For the Perpetual Futures arbitrage, the return on investment is sensitive to the price difference between the future and the underlying asset. A price difference of 0.3% is needed for 10% returns per month (since 1.1^(1/30) ≈ 1.00318), while a price difference of 0.1% only gets 3% per month. I went on Binance and checked the spot price vs. the futures price for a moment in time; it was about $50 difference for BTC, or 0.085%.
So I am convinced that it's profitable to arbitrage crypto futures; I predict the rate of return for the next 12 months at 10% - 40% (50% C.I.) with a median of 20% per year. There's a chance of losing everything, but the expected value only decreases by 2% per 1% of losing everything, so as long as you estimate it to be small (<5%) and aren't betting everything, the risk is manageable.
It seems doubtful to me that the 50% - 100% returns per year that you've experienced in the last month will be sustained for a year, and I wonder how it compares to other investments in crypto, both in expected return and in risk profile. Staking Ethereum gets 8% - 12% with little uncertainty, with the caveat that your money is locked up, so one gives up an opportunity cost to chase better investments. Investing in a basket of crypto or specific cryptocurrencies gives ??? rate of return; I think it would have much higher risk and higher returns compared to crypto arbitrage, so higher than the 18 to 20% I estimated for the futures arbitrage in the last paragraph.
In the previous sentence I compared a risky asset to a mostly risk-free arbitrage, and it might seem that's there's no principled way to compare the two, with the only commonality being both are in the crypto space. The assumption I make is that traders are willing to pay more for the futures for higher leverage, and that the market is efficient in some way, such that there's a relation between the expectations of the rate of return of the traders and the price premium they're willing to pay. So I still find some assumptions of market efficiency useful, even if the concrete statement of the Efficient Market Hypothesis does not hold.
A week ago I recorded a prediction on AI timeline after reading a Vox article on GPT-3 . In general I'm much more spread out in time than the Lesswrong community. Also, I weigh more heavily outside view considerations than detailed inside view information. For example, a main consideration of my prediction is using the heurastic With 50% probability, things will last twice as long as they already have, with the starting time of 1956, the time of the Dartmouth College summer AI conference. If AGI will definitely happen eventually, then the heuristic gives us [21.3, 64, 192] years at the [25th, 50th, 75th] percentiles of AGI to occur. AGI may never happen, but the chance of that is small enough that adjusting for that here will not make a big difference (I put ~10% that AGI will not happen for 500 years or more, but it already matches that distribution quite well).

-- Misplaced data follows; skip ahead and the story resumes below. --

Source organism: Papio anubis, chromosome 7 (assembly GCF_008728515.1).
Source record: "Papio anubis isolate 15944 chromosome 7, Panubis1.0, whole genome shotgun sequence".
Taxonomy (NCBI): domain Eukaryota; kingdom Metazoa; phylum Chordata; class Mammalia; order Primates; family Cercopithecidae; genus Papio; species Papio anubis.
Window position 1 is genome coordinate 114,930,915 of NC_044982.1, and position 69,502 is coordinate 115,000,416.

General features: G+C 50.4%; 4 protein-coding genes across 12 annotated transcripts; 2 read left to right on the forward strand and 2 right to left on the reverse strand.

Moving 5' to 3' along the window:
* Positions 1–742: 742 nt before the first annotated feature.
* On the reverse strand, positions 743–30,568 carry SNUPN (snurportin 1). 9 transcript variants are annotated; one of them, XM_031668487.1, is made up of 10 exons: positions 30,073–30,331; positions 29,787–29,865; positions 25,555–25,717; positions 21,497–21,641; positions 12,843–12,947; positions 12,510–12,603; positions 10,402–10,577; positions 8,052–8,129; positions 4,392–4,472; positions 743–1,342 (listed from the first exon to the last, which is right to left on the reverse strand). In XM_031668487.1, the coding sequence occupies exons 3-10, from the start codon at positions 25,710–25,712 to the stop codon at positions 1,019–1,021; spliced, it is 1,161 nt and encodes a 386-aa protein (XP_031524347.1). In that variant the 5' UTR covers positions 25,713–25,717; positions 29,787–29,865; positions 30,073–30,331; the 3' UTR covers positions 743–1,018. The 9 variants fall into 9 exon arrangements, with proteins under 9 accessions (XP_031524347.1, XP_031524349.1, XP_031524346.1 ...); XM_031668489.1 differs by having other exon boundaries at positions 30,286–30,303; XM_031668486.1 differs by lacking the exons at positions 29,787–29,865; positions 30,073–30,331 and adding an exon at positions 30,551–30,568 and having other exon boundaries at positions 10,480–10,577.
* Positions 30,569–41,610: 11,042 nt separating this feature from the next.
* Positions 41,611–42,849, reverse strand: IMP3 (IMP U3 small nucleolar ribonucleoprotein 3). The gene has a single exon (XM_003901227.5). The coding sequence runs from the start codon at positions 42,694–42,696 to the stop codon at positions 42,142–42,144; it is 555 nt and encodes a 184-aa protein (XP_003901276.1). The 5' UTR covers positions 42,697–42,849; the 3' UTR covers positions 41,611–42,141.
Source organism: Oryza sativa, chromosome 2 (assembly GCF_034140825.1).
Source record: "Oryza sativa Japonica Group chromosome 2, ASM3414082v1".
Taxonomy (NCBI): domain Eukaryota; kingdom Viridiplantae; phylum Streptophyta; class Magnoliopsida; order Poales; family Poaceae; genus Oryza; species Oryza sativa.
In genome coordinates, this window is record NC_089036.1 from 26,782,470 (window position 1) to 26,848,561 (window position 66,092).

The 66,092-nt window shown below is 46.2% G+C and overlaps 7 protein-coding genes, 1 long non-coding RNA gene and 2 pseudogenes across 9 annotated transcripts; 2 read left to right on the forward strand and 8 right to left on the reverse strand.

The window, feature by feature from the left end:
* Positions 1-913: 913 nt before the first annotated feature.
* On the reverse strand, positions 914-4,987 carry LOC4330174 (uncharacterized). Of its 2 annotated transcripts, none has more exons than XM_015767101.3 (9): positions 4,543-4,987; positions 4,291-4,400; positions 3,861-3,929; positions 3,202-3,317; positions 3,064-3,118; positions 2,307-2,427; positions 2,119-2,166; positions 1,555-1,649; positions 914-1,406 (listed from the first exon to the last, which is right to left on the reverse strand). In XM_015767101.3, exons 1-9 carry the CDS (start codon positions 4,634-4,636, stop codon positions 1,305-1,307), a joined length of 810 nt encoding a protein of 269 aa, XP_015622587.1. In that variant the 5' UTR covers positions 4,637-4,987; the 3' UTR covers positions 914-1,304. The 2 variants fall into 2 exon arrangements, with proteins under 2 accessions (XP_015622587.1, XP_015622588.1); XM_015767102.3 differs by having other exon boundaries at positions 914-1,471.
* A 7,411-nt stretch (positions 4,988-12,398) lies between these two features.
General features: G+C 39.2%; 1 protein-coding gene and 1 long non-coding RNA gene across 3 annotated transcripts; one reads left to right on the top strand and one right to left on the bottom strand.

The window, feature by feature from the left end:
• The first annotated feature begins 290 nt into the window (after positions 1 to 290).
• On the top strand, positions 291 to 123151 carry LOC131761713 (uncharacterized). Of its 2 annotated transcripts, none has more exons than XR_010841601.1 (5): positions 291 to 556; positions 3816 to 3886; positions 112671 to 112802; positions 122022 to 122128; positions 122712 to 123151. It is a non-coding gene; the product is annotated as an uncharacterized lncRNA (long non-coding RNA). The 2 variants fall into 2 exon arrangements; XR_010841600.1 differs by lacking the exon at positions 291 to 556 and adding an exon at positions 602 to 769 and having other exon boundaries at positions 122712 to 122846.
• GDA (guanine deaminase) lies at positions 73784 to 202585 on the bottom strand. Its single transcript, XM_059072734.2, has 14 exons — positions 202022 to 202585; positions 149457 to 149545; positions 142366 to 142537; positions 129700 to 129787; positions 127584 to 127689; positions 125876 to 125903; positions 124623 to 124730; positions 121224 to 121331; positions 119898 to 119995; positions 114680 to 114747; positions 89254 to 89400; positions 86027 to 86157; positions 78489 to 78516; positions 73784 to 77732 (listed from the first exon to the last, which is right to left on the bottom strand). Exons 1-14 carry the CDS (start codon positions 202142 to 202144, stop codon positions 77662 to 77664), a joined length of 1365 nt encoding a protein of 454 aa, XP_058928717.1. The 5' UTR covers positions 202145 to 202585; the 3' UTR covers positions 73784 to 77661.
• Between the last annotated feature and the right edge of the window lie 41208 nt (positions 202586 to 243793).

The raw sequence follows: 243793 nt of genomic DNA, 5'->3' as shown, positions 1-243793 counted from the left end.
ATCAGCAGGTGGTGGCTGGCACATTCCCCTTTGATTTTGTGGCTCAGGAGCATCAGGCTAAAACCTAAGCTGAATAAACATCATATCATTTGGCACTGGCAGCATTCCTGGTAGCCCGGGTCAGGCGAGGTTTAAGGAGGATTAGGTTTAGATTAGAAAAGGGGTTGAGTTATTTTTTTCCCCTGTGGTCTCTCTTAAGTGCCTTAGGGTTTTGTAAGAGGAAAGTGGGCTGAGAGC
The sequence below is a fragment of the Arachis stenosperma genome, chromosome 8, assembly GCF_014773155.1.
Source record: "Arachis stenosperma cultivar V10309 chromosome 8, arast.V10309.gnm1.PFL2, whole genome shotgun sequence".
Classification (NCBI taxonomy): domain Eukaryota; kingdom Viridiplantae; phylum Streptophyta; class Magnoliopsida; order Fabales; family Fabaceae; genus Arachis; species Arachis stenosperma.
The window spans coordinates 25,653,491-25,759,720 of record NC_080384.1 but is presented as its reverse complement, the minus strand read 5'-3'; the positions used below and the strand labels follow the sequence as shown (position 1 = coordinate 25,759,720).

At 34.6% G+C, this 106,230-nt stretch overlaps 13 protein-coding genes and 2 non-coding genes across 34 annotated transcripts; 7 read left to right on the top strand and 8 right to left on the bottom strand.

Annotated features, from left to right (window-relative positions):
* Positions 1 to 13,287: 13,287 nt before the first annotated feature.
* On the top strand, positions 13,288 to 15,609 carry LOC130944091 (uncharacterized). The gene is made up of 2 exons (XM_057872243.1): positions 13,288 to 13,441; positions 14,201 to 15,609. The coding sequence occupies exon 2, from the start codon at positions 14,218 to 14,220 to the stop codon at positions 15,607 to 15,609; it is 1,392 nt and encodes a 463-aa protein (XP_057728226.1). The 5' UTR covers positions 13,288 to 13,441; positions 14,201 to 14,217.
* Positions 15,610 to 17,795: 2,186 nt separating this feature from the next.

A more inside view consideration is: what happens if the current machine learning paradigm scales to AGI? Given that assumption, a 50% confidence interval might be [2028, 2045] (since the current burst of machine learning research began in 2012-2013), which is more in line with the Lesswrong predictions and Metaculus community prediction . Taking the super outside view consideration and the outside view-ish consideration together, I get the prediction I made a week ago.
I adapted my prediction to the timeline of this post , and compared it with some other commenters predictions .
I think the Metaculus crowd median is among the highest-quality predictions out there. Especially when someone goes through all the questions where they're confident the median is off, and makes comments pointing this out. I used to do this, some months back when there were more short term questions on Metaculus and more questions where I differed from the community. When you made a bunch of comments of this type a month back on Metaculus, that covered most of the 'holes', in my opinion, and now there are only a few questions where I differ from the median prediction.
Another source of predictions is from the IARPA Geoforecasting Challenge, where if you're competing you have access to hundreds of MTurk human predictions through an API. The quality of the predictions are not as great, and there are some questions where the MTurk crowd is way off. But they do have a question on whether Iran will execute or be targeted in a national military attack.
I agree that it's quite possible to beat the best publicly available forecasts. I've been wanting to work together on a small team to do this (where I imagine the same set of people would debate and make the predictions). If anyone's interested in this, I'm datscilly on Metaculus and can be reached at [my name] at gmail.